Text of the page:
• Every school gets a base rate that varies by grade level, ranging from a low of $7,116 per pupil in grades 4-6 to a high of $8,711 in grades 9-12.
  • Supplemental funding is provided for every English-learner, low-income and foster-care student, ranging from a low of $1,423 for grades 4-6 to a high of $1,742 for grades 9-12.
  • Concentration funding is provided to districts that have at least 55 percent of their students classified as English-learners or low-income. For every student above that threshold, the district receives (at the low end) an extra $3,558 for grades 4-6 and (at the high end) $4,356 for grades 9-12.

This has resulted in some districts receiving millions of dollars in extra funding, some of which they would lose as their English-learner students become English-proficient or income levels in the district increase.


Assemblyman Rocky Chavez, R-Oceanside, asked several officials when school districts might be expected to start achieving success and relinquish the extra funding.

“If we are going to approve this, what’s your anticipation of reduction in concentration funding?” Chavez said. “Systemically, if we’re going to be improving the performance of our schools, then is there anticipated that there will be a reduction in funding years from now since they’ll be getting better?”

Brooks Allen, deputy policy director for the California Department of Education, responded that it’s too early in the process to know. The evaluation rubrics to measure each district’s effectiveness in improving student performance are still being developed and are scheduled to be adopted this fall.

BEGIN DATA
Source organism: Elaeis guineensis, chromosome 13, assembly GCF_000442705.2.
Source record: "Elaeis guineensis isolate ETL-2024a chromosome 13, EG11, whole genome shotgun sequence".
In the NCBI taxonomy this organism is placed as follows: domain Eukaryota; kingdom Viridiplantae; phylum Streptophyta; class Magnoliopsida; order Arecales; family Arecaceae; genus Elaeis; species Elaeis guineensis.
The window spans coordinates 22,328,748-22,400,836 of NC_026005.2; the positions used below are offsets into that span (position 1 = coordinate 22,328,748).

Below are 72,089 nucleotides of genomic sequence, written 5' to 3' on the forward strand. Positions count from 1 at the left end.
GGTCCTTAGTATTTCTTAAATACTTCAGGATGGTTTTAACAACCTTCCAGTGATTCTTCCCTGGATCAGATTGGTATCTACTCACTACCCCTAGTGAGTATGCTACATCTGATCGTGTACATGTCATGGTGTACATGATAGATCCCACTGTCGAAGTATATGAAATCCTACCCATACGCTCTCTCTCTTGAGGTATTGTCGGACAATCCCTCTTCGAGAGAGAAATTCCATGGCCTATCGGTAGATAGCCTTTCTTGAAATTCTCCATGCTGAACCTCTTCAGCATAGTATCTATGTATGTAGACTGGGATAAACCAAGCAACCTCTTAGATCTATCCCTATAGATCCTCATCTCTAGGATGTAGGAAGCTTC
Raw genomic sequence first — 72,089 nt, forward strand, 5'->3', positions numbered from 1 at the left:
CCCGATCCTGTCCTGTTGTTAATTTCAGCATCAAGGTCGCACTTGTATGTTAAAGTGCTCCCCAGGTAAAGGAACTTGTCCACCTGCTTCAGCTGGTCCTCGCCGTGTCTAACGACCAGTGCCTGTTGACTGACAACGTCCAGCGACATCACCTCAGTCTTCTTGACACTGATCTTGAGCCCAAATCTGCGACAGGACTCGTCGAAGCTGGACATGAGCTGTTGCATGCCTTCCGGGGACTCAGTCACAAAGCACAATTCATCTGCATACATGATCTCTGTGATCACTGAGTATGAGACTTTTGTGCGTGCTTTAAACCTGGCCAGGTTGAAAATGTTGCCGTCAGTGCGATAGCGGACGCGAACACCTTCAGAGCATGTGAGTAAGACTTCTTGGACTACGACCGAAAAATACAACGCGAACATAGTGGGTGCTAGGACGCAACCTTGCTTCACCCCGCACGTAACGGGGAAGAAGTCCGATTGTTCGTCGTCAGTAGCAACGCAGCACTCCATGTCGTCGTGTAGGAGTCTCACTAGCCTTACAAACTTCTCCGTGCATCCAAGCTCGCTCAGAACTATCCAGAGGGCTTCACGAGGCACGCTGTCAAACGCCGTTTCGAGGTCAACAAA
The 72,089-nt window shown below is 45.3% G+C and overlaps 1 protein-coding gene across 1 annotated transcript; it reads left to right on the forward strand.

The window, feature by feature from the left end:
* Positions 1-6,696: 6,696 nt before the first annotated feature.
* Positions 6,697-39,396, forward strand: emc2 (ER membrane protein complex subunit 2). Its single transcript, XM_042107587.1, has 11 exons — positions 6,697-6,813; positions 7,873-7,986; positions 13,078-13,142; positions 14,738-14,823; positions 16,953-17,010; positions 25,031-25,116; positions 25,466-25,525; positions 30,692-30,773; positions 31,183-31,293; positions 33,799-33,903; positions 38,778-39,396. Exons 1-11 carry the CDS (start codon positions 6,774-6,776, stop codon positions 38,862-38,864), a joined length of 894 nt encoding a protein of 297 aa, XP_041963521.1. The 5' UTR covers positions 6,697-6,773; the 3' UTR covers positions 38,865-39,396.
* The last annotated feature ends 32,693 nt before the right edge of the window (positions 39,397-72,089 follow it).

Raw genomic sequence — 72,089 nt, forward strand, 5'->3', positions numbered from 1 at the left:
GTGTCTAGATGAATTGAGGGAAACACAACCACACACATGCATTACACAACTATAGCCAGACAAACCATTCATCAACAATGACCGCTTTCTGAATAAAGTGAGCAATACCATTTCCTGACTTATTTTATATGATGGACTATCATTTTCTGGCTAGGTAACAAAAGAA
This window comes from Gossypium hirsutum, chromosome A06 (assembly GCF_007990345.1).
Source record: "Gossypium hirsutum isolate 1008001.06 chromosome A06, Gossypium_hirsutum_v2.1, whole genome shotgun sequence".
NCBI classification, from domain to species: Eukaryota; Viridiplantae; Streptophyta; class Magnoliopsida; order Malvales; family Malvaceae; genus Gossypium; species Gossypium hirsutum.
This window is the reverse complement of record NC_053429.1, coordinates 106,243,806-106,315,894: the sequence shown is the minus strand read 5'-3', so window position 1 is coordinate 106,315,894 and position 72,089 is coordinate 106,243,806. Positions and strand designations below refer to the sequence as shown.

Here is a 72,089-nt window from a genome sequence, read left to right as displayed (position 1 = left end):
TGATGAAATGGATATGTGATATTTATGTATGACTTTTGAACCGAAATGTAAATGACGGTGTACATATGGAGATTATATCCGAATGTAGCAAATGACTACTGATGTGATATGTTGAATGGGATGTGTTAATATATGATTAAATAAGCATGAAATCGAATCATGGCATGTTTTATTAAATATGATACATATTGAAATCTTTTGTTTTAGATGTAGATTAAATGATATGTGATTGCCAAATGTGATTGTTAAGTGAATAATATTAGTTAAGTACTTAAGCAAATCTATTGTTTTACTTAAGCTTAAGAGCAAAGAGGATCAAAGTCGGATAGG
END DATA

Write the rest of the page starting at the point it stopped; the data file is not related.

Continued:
Chavez took that to mean, “No reduction in funding?” So he asked the question again to CDE representative Monique Ramos. “What is the anticipation that we will be able to reduce the funds in this program?” Chavez asked. “Because if we reduce it, it helps everybody because there will be money spread throughout all districts helping all children.”

Ramos echoed Allen, and indicated that, even if districts are successful in helping English-learners, low-income and foster-care students, the funding may still need to continue. “We agree that it’s early in the process, and we would actually need to see data that these populations have decreased the achievement gap,” she said.

“The question would be at that time: how did we get there? Part of the reason is we provided supplemental and concentration grants because we know these students are more expensive to educate. Once we start closing that achievement gap, we have to evaluate how we got there, why and re-evaluate at that time. But I have a feeling that’s quite a ways out.”